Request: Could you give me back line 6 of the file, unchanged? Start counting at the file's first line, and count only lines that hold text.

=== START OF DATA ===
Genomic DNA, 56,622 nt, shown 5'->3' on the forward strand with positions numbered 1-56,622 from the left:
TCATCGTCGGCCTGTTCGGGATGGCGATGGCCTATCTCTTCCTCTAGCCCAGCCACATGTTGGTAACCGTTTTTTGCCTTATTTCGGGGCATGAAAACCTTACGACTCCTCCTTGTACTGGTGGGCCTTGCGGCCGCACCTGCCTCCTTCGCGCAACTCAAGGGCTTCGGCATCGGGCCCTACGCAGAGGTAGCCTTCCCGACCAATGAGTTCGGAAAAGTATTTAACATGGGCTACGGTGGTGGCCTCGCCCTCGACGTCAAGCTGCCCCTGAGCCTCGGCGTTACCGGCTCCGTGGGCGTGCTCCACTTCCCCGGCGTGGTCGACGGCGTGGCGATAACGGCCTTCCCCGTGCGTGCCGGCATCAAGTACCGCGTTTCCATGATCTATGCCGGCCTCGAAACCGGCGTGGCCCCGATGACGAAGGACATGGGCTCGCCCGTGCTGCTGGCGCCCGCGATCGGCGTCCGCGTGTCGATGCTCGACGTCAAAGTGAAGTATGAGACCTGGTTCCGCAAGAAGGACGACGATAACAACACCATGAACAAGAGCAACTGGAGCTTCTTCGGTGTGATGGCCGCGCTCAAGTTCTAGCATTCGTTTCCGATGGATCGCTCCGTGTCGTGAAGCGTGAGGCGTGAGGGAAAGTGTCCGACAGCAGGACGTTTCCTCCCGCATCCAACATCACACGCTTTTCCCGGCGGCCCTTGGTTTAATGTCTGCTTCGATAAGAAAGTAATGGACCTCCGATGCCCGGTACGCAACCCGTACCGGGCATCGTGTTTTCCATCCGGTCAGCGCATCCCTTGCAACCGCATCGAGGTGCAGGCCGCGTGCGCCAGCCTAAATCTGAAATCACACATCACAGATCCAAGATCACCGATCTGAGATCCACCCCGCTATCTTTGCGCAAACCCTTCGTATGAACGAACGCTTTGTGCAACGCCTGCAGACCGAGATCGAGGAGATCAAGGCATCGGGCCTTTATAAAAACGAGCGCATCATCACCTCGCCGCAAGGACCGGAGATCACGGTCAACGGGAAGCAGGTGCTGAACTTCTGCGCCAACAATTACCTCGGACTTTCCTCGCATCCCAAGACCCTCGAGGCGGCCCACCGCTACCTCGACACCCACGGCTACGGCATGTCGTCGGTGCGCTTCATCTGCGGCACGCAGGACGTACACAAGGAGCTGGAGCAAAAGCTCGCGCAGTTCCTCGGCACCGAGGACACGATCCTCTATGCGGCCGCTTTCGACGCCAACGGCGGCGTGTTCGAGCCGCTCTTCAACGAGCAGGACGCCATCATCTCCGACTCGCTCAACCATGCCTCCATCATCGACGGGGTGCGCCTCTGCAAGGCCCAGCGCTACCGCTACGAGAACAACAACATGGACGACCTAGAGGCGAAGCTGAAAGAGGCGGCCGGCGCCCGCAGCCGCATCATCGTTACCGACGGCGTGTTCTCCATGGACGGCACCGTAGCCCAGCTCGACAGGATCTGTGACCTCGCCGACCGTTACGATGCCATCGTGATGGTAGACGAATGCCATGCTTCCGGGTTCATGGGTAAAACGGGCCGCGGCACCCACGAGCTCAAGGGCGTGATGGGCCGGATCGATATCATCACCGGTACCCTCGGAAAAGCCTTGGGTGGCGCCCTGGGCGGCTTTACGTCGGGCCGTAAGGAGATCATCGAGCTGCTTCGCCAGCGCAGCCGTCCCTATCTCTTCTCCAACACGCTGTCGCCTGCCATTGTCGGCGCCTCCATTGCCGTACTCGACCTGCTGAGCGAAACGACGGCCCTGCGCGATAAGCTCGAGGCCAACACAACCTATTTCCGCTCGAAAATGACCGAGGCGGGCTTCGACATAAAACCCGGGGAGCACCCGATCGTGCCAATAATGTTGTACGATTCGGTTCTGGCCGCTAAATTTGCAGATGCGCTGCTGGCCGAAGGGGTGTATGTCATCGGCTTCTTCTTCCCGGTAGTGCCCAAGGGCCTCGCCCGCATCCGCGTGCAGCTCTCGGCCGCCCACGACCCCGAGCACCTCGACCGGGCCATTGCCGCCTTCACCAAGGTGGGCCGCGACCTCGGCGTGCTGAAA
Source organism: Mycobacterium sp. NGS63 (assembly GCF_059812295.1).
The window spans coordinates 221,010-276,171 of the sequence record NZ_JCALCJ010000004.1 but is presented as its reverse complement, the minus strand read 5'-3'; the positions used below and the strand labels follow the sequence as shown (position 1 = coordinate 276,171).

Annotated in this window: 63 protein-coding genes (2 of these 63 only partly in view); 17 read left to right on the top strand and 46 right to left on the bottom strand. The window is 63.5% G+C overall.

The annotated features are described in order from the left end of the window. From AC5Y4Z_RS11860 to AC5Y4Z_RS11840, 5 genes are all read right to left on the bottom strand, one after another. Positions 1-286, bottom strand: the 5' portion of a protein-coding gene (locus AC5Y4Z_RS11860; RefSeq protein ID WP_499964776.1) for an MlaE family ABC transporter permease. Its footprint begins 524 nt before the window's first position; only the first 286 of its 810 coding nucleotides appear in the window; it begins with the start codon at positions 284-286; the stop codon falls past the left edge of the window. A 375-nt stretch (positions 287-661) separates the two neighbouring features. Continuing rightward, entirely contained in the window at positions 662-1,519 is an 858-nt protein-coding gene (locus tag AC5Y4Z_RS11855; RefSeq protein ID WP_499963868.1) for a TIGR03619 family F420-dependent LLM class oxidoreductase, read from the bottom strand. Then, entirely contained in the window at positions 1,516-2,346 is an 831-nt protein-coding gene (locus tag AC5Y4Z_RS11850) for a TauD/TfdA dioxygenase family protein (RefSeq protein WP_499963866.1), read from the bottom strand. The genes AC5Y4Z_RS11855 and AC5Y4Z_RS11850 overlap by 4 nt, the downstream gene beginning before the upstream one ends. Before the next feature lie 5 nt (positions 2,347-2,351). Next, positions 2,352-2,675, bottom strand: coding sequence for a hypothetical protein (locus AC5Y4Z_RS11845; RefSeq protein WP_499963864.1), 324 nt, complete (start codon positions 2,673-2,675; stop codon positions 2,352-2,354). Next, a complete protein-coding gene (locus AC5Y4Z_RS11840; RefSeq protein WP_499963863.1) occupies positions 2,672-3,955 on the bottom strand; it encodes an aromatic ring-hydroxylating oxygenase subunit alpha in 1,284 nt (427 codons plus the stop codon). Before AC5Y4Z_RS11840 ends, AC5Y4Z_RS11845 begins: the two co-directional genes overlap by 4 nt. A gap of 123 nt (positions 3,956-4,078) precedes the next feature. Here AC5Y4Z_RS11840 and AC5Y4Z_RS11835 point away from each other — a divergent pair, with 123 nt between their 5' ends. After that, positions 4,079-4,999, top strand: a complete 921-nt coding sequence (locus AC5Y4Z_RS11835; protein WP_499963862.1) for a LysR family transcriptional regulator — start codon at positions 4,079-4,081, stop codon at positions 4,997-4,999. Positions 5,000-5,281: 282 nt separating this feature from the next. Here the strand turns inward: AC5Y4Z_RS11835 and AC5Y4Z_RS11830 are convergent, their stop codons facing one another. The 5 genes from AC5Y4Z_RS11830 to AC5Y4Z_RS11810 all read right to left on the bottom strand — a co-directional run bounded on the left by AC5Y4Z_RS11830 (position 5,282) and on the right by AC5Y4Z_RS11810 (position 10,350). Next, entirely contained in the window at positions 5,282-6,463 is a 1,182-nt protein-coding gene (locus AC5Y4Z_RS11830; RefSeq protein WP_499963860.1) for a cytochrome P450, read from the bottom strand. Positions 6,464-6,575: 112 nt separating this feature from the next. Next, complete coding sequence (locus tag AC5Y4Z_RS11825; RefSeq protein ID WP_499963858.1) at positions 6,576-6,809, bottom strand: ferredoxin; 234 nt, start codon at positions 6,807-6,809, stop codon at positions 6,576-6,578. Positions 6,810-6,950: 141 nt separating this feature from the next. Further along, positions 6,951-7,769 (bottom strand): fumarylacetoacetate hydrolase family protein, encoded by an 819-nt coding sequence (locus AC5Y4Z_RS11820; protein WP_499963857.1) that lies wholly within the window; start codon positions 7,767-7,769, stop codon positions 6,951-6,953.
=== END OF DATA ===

The annotated features are described in order from the left end of the window. From AC5Y4Z_RS11860 to AC5Y4Z_RS11840, 5 genes are all read right to left on the bottom strand, one after another. Positions 1-286, bottom strand: the 5' portion of a protein-coding gene (locus AC5Y4Z_RS11860; RefSeq protein ID WP_499964776.1) for an MlaE family ABC transporter permease. Its footprint begins 524 nt before the window's first position; only the first 286 of its 810 coding nucleotides appear in the window; it begins with the start codon at positions 284-286; the stop codon falls past the left edge of the window. A 375-nt stretch (positions 287-661) separates the two neighbouring features. Continuing rightward, entirely contained in the window at positions 662-1,519 is an 858-nt protein-coding gene (locus tag AC5Y4Z_RS11855; RefSeq protein ID WP_499963868.1) for a TIGR03619 family F420-dependent LLM class oxidoreductase, read from the bottom strand. Then, entirely contained in the window at positions 1,516-2,346 is an 831-nt protein-coding gene (locus tag AC5Y4Z_RS11850) for a TauD/TfdA dioxygenase family protein (RefSeq protein WP_499963866.1), read from the bottom strand. The genes AC5Y4Z_RS11855 and AC5Y4Z_RS11850 overlap by 4 nt, the downstream gene beginning before the upstream one ends. Before the next feature lie 5 nt (positions 2,347-2,351). Next, positions 2,352-2,675, bottom strand: coding sequence for a hypothetical protein (locus AC5Y4Z_RS11845; RefSeq protein WP_499963864.1), 324 nt, complete (start codon positions 2,673-2,675; stop codon positions 2,352-2,354). Next, a complete protein-coding gene (locus AC5Y4Z_RS11840; RefSeq protein WP_499963863.1) occupies positions 2,672-3,955 on the bottom strand; it encodes an aromatic ring-hydroxylating oxygenase subunit alpha in 1,284 nt (427 codons plus the stop codon). Before AC5Y4Z_RS11840 ends, AC5Y4Z_RS11845 begins: the two co-directional genes overlap by 4 nt. A gap of 123 nt (positions 3,956-4,078) precedes the next feature. Here AC5Y4Z_RS11840 and AC5Y4Z_RS11835 point away from each other — a divergent pair, with 123 nt between their 5' ends. After that, positions 4,079-4,999, top strand: a complete 921-nt coding sequence (locus AC5Y4Z_RS11835; protein WP_499963862.1) for a LysR family transcriptional regulator — start codon at positions 4,079-4,081, stop codon at positions 4,997-4,999. Positions 5,000-5,281: 282 nt separating this feature from the next. Here the strand turns inward: AC5Y4Z_RS11835 and AC5Y4Z_RS11830 are convergent, their stop codons facing one another. The 5 genes from AC5Y4Z_RS11830 to AC5Y4Z_RS11810 all read right to left on the bottom strand — a co-directional run bounded on the left by AC5Y4Z_RS11830 (position 5,282) and on the right by AC5Y4Z_RS11810 (position 10,350). Next, entirely contained in the window at positions 5,282-6,463 is a 1,182-nt protein-coding gene (locus AC5Y4Z_RS11830; RefSeq protein WP_499963860.1) for a cytochrome P450, read from the bottom strand. Positions 6,464-6,575: 112 nt separating this feature from the next. Next, complete coding sequence (locus tag AC5Y4Z_RS11825; RefSeq protein ID WP_499963858.1) at positions 6,576-6,809, bottom strand: ferredoxin; 234 nt, start codon at positions 6,807-6,809, stop codon at positions 6,576-6,578. Positions 6,810-6,950: 141 nt separating this feature from the next. Further along, positions 6,951-7,769 (bottom strand): fumarylacetoacetate hydrolase family protein, encoded by an 819-nt coding sequence (locus AC5Y4Z_RS11820; protein WP_499963857.1) that lies wholly within the window; start codon positions 7,767-7,769, stop codon positions 6,951-6,953.